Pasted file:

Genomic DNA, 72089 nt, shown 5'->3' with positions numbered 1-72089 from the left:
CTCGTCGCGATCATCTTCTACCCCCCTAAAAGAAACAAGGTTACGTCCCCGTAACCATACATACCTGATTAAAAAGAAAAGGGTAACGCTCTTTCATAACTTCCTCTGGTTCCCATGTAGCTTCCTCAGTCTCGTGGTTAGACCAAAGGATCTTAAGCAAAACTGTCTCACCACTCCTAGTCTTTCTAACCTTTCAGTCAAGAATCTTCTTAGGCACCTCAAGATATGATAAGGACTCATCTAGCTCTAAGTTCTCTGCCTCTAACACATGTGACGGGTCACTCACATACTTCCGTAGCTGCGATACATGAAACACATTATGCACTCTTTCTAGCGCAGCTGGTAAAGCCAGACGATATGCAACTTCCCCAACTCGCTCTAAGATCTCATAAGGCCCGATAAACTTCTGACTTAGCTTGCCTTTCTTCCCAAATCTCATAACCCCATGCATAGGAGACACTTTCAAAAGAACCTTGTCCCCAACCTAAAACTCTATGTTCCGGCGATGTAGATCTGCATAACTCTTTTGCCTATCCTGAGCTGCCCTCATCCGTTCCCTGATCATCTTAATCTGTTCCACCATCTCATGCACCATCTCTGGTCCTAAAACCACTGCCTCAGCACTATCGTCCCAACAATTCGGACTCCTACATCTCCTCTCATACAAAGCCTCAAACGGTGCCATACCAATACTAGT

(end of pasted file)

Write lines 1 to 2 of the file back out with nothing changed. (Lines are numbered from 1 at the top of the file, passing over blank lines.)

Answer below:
Genomic DNA, 72089 nt, shown 5'->3' with positions numbered 1-72089 from the left:
CTCGTCGCGATCATCTTCTACCCCCCTAAAAGAAACAAGGTTACGTCCCCGTAACCATACATACCTGATTAAAAAGAAAAGGGTAACGCTCTTTCATAACTTCCTCTGGTTCCCATGTAGCTTCCTCAGTCTCGTGGTTAGACCAAAGGATCTTAAGCAAAACTGTCTCACCACTCCTAGTCTTTCTAACCTTTCAGTCAAGAATCTTCTTAGGCACCTCAAGATATGATAAGGACTCATCTAGCTCTAAGTTCTCTGCCTCTAACACATGTGACGGGTCACTCACATACTTCCGTAGCTGCGATACATGAAACACATTATGCACTCTTTCTAGCGCAGCTGGTAAAGCCAGACGATATGCAACTTCCCCAACTCGCTCTAAGATCTCATAAGGCCCGATAAACTTCTGACTTAGCTTGCCTTTCTTCCCAAATCTCATAACCCCATGCATAGGAGACACTTTCAAAAGAACCTTGTCCCCAACCTAAAACTCTATGTTCCGGCGATGTAGATCTGCATAACTCTTTTGCCTATCCTGAGCTGCCCTCATCCGTTCCCTGATCATCTTAATCTGTTCCACCATCTCATGCACCATCTCTGGTCCTAAAACCACTGCCTCAGCACTATCGTCCCAACAATTCGGACTCCTACATCTCCTCTCATACAAAGCCTCAAACGGTGCCATACCAATACTAGT